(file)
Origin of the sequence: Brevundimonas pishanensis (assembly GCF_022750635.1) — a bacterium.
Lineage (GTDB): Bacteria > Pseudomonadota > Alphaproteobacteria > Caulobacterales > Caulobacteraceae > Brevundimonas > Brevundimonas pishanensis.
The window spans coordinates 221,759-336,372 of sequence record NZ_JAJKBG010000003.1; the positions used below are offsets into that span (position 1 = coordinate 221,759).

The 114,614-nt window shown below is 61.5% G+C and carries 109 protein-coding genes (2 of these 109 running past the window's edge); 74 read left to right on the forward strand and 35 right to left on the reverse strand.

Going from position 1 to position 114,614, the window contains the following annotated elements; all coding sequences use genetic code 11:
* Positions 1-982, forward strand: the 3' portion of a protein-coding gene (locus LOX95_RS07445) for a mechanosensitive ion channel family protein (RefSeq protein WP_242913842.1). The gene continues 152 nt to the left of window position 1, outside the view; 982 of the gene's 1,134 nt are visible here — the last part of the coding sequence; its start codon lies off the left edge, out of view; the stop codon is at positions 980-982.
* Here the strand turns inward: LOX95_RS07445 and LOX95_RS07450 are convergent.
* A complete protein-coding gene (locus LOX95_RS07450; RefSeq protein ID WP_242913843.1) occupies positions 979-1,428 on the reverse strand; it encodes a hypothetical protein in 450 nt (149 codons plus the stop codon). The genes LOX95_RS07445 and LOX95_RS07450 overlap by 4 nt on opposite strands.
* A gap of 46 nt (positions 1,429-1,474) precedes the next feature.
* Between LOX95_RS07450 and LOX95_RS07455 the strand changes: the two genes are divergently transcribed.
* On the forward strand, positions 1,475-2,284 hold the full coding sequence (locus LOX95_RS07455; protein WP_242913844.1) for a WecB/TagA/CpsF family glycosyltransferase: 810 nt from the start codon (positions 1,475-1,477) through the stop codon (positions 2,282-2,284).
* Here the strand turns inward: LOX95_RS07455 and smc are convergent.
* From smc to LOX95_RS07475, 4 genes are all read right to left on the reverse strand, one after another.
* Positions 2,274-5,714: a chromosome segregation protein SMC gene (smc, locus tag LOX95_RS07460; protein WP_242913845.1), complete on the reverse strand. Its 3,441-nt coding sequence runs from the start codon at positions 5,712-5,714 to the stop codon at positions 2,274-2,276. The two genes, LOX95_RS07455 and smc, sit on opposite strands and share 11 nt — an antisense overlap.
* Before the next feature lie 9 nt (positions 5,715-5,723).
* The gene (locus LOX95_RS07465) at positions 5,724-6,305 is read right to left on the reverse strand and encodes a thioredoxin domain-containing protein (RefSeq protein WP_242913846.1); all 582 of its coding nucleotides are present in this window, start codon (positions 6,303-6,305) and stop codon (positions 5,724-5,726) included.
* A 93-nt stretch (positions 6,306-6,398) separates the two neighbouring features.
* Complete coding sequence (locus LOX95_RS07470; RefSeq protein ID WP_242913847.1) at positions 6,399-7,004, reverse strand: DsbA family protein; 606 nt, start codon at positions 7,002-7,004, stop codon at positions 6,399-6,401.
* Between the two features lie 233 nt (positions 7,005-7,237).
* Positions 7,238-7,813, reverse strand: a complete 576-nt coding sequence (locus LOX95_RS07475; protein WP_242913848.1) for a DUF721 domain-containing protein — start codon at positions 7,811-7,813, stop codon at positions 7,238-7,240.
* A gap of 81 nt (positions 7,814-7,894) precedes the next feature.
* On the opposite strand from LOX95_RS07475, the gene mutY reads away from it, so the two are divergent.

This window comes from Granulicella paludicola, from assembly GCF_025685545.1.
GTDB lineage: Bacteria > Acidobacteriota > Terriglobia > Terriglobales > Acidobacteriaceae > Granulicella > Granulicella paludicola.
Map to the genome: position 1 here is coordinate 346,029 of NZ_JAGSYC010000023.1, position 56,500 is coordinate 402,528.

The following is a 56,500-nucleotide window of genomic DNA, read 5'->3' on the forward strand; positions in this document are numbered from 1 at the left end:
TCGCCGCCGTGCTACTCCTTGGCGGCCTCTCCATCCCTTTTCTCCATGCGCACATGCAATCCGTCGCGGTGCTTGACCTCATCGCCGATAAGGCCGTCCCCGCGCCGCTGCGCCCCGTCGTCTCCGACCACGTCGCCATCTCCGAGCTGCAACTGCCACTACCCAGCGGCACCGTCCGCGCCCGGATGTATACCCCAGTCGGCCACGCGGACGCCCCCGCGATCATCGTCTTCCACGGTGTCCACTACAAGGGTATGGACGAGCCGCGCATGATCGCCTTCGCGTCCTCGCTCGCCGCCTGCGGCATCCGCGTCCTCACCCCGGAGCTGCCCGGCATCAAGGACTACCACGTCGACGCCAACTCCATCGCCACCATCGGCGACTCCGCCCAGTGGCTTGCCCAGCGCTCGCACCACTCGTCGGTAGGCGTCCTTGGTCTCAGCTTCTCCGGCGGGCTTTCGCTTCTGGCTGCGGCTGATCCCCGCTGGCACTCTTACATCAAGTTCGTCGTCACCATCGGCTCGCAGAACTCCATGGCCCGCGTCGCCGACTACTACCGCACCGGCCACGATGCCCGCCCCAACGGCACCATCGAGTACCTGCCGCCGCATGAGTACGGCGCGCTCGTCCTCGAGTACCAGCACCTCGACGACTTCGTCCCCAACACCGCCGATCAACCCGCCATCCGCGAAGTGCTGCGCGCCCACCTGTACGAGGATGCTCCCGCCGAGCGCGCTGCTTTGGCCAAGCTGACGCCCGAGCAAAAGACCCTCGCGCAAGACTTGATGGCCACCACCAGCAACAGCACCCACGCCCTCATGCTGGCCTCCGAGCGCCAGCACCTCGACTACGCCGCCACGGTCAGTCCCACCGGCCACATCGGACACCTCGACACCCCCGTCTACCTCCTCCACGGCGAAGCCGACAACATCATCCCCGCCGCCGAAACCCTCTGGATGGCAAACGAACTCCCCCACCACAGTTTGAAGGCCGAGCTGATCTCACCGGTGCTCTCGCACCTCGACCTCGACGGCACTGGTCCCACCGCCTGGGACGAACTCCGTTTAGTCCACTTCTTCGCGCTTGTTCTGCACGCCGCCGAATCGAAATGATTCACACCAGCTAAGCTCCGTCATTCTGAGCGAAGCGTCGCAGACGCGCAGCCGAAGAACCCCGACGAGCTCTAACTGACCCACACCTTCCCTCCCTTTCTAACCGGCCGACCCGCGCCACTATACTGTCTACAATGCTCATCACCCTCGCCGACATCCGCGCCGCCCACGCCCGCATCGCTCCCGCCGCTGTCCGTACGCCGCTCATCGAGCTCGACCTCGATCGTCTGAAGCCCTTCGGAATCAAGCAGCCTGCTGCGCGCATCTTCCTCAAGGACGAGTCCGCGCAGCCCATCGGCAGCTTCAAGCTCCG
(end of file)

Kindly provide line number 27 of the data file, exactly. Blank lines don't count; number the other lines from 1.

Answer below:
TCGCCGCCGTGCTACTCCTTGGCGGCCTCTCCATCCCTTTTCTCCATGCGCACATGCAATCCGTCGCGGTGCTTGACCTCATCGCCGATAAGGCCGTCCCCGCGCCGCTGCGCCCCGTCGTCTCCGACCACGTCGCCATCTCCGAGCTGCAACTGCCACTACCCAGCGGCACCGTCCGCGCCCGGATGTATACCCCAGTCGGCCACGCGGACGCCCCCGCGATCATCGTCTTCCACGGTGTCCACTACAAGGGTATGGACGAGCCGCGCATGATCGCCTTCGCGTCCTCGCTCGCCGCCTGCGGCATCCGCGTCCTCACCCCGGAGCTGCCCGGCATCAAGGACTACCACGTCGACGCCAACTCCATCGCCACCATCGGCGACTCCGCCCAGTGGCTTGCCCAGCGCTCGCACCACTCGTCGGTAGGCGTCCTTGGTCTCAGCTTCTCCGGCGGGCTTTCGCTTCTGGCTGCGGCTGATCCCCGCTGGCACTCTTACATCAAGTTCGTCGTCACCATCGGCTCGCAGAACTCCATGGCCCGCGTCGCCGACTACTACCGCACCGGCCACGATGCCCGCCCCAACGGCACCATCGAGTACCTGCCGCCGCATGAGTACGGCGCGCTCGTCCTCGAGTACCAGCACCTCGACGACTTCGTCCCCAACACCGCCGATCAACCCGCCATCCGCGAAGTGCTGCGCGCCCACCTGTACGAGGATGCTCCCGCCGAGCGCGCTGCTTTGGCCAAGCTGACGCCCGAGCAAAAGACCCTCGCGCAAGACTTGATGGCCACCACCAGCAACAGCACCCACGCCCTCATGCTGGCCTCCGAGCGCCAGCACCTCGACTACGCCGCCACGGTCAGTCCCACCGGCCACATCGGACACCTCGACACCCCCGTCTACCTCCTCCACGGCGAAGCCGACAACATCATCCCCGCCGCCGAAACCCTCTGGATGGCAAACGAACTCCCCCACCACAGTTTGAAGGCCGAGCTGATCTCACCGGTGCTCTCGCACCTCGACCTCGACGGCACTGGTCCCACCGCCTGGGACGAACTCCGTTTAGTCCACTTCTTCGCGCTTGTTCTGCACGCCGCCGAATCGAAATGATTCACACCAGCTAAGCTCCGTCATTCTGAGCGAAGCGTCGCAGACGCGCAGCCGAAGAACCCCGACGAGCTCTAACTGACCCACACCTTCCCTCCCTTTCTAACCGGCCGACCCGCGCCACTATACTGTCTACAATGCTCATCACCCTCGCCGACATCCGCGCCGCCCACGCCCGCATCGCTCCCGCCGCTGTCCGTACGCCGCTCATCGAGCTCGACCTCGATCGTCTGAAGCCCTTCGGAATCAAGCAGCCTGCTGCGCGCATCTTCCTCAAGGACGAGTCCGCGCAGCCCATCGGCAGCTTCAAGCTCCG